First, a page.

The University of Notre Dame’s impact on the region through its operational and capital investments; research spending; spending by students, visitors and event attendees; and increased wage premium earned by graduates is $2.46 billion annually, according to a newly released economic impact study. The report draws from the most recent available data from fiscal year 2017.
Every five years, Notre Dame measures its impact on the local economy. As a major regional enterprise and through its mission of education, research, faith and community service, the University is an integral contributor to the economic vitality of the city of South Bend, St. Joseph County, surrounding counties and the state. With Notre Dame’s growing partnerships throughout the area, this year’s study expands its reach to measure the University’s effect on the region including St. Joseph, Elkhart and Marshall counties.
“Notre Dame’s economic and cultural impact is growing beyond South Bend to incorporate the broader region,” said University President Rev. John I. Jenkins, C.S.C. “This growth reflects Notre Dame’s partnership with the thriving South Bend-Elkhart region — a place for robust employment and cultural life beyond the boundaries of the University. Notre Dame’s success can be measured in part by how well our neighbors flourish.”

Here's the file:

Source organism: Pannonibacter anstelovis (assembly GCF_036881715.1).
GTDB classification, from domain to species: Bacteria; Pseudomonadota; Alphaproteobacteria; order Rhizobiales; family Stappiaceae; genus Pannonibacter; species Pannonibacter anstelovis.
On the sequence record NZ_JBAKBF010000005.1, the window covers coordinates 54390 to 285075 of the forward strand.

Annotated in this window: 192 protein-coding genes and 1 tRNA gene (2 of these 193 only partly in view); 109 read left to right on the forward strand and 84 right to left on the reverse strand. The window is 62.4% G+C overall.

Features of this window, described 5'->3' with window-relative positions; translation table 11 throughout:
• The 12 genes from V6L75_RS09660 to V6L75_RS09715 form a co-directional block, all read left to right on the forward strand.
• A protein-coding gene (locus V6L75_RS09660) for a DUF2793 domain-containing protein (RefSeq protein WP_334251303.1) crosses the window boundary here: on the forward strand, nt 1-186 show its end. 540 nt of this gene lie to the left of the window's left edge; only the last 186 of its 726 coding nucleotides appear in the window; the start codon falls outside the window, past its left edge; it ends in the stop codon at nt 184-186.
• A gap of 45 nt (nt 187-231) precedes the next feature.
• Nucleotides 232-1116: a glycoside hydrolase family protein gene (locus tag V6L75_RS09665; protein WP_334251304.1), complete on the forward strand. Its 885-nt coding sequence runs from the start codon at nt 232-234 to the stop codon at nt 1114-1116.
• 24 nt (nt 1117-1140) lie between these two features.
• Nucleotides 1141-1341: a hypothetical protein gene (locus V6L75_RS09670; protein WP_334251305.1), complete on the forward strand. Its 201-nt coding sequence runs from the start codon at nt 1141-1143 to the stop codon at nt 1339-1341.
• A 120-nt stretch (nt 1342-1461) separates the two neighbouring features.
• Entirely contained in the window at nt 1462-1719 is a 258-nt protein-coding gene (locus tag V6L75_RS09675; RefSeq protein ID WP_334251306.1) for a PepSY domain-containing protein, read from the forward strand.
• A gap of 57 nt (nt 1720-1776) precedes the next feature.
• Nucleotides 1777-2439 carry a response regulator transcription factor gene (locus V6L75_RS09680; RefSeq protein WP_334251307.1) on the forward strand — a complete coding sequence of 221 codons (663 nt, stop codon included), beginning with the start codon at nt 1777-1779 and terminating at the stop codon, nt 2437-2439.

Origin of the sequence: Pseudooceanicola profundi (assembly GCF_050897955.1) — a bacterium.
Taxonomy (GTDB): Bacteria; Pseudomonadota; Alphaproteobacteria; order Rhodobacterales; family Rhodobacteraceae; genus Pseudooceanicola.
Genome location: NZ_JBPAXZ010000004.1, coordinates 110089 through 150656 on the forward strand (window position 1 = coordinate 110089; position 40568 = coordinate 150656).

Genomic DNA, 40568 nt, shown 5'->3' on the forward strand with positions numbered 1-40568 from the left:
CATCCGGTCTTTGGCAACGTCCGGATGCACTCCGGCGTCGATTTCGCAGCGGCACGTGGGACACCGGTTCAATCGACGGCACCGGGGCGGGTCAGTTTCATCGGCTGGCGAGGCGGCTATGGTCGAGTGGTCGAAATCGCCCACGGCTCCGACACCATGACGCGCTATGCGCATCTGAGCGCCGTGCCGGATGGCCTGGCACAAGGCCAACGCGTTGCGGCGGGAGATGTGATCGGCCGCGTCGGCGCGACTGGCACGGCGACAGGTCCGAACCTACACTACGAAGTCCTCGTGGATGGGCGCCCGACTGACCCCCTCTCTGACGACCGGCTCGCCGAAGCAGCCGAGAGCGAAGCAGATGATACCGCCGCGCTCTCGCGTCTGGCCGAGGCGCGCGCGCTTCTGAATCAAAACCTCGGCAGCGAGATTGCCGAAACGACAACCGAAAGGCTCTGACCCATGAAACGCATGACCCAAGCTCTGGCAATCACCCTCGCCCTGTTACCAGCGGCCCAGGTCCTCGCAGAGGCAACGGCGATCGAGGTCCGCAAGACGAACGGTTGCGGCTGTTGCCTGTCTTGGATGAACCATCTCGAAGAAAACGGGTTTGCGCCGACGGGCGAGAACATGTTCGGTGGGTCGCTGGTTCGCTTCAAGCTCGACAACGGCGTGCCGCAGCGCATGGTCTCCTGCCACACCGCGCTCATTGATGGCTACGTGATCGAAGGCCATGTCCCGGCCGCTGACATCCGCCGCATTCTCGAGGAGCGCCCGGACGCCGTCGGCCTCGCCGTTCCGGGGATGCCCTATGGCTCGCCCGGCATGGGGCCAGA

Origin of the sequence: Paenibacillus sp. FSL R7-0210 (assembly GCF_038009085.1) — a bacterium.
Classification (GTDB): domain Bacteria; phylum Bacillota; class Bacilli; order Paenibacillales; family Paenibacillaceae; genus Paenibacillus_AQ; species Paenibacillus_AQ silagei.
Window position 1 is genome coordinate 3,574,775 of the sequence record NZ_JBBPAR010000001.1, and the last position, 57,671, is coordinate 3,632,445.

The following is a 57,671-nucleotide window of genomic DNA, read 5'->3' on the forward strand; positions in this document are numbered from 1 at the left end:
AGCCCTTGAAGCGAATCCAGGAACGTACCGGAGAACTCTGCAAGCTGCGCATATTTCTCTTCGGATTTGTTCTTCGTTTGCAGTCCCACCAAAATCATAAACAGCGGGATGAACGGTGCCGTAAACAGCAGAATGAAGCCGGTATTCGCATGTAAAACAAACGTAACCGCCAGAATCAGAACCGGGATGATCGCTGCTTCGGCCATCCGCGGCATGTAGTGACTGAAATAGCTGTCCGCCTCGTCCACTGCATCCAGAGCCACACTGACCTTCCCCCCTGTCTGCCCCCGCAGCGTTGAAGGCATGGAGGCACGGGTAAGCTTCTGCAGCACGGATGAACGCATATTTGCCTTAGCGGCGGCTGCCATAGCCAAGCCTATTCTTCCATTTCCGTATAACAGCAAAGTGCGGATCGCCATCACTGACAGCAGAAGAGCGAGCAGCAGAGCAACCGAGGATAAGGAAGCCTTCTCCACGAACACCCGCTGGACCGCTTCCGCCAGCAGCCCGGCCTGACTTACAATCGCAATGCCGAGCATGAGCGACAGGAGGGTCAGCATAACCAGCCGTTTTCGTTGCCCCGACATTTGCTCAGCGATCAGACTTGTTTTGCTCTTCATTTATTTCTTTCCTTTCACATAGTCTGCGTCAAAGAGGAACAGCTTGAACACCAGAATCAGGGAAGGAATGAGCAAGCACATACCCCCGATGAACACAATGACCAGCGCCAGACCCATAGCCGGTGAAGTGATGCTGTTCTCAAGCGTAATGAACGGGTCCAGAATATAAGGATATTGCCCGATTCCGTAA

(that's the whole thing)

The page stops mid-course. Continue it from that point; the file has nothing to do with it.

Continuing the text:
The University’s impact is also credited with supporting 16,700 jobs in the region.
Other significant figures from the economic impact report show:
A new segment in this year’s report, called wage premium, highlights the impact of high-earning-potential individuals who circulate their household earnings into the local economy. The study shows approximately 10,000 Notre Dame alumni live in Indiana. This translates into $76 million in aggregate annual wage premium associated with Notre Dame alumni in the statewide workforce.
Notre Dame’s economic impact report was prepared by Econsult Solutions Inc., a consulting firm that provides businesses and public policymakers with services in urban economics, real estate economics, community and neighborhood development and more.
Originally published by news.nd.edu on October 11, 2018.at